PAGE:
As far as the gameplay goes, Max Payne 3 is closely related to its predecessors. High octane action and intense firefights, spiced up with the trademark of the series - bullet time. There is something unbeliveably satisfying in throwing yourself sideways out of cover and place bullets in the heads of your enemies in slow motion, their bodies hitting the floor well before you do.
Your enemies fall backwards and to the ground as the bullets hit them, with the kind of exaggerated realism we've come to love. A bullet that hits the shoulder triggers completely different animations than say, a bullet in the leg, and all of it looks wonderful. The brilliant animation work also extends to Max Payne, who moves with a realistic sense of weight as he takes off or switches direction. And the animation when you're dropping a two-handed weapon and pulling out your two handguns out of their shoulder holsters is simply "pure sex".
Rockstar have added a couple of new features to the formula, and the most notable one is the cover system, but all of them feel natural and they add more options for the player. Max Payne has not gone Gears of War, just because you can hunch down under a window.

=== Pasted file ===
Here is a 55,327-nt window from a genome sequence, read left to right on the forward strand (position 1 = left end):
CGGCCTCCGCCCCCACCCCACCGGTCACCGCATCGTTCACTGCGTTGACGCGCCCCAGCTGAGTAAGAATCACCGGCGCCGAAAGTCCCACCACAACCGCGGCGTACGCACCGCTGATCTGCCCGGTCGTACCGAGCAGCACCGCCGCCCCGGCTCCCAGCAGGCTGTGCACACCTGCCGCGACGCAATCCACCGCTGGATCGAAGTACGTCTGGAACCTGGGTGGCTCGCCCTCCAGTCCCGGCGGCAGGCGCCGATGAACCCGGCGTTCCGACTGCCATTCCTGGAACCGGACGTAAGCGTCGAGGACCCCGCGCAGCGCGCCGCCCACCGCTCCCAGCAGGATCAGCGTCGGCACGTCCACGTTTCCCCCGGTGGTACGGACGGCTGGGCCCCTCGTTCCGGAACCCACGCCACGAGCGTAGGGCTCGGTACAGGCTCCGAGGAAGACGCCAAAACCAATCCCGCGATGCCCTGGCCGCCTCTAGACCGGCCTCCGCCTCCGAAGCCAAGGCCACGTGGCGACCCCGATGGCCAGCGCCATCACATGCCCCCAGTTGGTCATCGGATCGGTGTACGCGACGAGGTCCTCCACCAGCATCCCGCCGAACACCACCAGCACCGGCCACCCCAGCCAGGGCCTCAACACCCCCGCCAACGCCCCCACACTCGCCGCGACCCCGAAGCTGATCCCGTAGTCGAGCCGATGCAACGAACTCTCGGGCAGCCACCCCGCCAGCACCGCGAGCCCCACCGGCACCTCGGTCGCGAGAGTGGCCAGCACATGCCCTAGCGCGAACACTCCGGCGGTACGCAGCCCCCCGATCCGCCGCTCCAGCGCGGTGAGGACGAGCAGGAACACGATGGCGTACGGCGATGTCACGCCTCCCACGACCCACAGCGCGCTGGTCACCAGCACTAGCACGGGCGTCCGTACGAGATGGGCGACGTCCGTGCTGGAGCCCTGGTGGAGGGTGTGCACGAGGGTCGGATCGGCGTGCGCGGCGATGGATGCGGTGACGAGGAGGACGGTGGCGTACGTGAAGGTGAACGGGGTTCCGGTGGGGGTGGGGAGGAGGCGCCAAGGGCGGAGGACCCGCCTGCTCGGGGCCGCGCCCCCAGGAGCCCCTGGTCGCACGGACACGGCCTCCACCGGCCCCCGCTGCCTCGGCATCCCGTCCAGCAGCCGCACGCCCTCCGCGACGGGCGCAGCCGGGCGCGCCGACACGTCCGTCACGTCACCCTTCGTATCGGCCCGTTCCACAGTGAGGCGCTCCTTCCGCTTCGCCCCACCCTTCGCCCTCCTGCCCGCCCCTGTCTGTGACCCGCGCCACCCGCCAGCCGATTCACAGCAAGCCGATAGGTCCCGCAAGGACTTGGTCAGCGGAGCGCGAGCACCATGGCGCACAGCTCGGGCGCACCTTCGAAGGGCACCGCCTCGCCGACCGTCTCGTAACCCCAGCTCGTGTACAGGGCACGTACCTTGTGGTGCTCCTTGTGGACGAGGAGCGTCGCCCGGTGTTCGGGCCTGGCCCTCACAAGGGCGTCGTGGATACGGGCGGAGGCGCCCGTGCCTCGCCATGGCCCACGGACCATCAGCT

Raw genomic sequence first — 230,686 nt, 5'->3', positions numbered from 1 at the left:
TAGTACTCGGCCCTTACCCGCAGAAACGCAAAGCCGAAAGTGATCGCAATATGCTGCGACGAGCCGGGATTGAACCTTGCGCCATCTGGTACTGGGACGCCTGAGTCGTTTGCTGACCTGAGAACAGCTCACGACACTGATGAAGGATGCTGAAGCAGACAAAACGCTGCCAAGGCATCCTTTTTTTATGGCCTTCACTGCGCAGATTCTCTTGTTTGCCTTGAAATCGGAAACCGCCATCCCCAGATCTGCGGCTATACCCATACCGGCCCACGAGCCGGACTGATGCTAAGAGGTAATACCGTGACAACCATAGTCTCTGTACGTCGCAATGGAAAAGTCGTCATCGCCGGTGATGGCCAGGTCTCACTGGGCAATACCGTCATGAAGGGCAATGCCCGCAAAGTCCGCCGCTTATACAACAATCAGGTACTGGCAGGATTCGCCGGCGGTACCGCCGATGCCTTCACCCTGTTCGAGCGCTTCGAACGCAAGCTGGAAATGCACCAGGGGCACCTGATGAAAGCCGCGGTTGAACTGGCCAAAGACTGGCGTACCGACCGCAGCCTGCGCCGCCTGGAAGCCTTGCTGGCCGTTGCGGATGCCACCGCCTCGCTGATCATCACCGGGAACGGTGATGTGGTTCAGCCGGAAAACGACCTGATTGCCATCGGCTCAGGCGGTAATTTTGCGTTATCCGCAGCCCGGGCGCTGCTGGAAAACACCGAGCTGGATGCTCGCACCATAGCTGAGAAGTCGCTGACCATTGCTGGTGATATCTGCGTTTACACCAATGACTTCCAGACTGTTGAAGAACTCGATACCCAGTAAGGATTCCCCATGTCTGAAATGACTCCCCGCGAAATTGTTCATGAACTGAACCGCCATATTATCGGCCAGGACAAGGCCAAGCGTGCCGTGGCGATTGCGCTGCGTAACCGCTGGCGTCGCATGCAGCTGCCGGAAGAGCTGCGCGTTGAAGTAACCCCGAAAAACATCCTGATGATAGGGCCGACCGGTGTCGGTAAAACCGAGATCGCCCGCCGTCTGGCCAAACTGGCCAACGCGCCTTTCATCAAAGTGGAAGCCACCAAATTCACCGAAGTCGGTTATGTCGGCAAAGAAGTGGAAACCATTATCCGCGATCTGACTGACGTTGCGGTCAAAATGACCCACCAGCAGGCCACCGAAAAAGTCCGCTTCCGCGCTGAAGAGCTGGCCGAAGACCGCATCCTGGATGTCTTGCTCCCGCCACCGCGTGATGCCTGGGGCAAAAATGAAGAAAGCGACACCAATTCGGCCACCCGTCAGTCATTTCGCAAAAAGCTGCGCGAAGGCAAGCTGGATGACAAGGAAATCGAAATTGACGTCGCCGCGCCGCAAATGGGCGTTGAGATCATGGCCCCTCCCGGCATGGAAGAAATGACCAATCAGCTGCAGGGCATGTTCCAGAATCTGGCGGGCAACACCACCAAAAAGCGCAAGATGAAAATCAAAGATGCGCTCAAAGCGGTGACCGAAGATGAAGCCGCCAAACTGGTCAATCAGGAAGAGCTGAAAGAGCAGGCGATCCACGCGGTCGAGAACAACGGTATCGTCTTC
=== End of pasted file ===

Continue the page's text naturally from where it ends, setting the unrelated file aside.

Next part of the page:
And if we compare this game to the king of the shooter genre, Call of Duty, this is a game with remarkably few set pieces or scripted events. Enemies pour out of doorways, windows, or show up around corners as you cross invisible lines, but it's up to you how to handle the task ahead of you. Very seldom does anyone die or get blown with you pulling the trigger yourself, and you stay in control of Max almost throughout the entire experience.
There are moments, when the cinematic effects are turned up a couple of notches, and Max throws himself into wreckless stunts in full bullet time. Examples of this are; a sequence where you're sliding down a roof while you have to hit the hostage takers, or shooting from the door of a bus at your pursuers in an attempt to get away. They often serve as introductions to more traditional firefights, and while these sequences are the most scripted and non-dynamic elements of the game, you will never feel as though you're not in control of the action.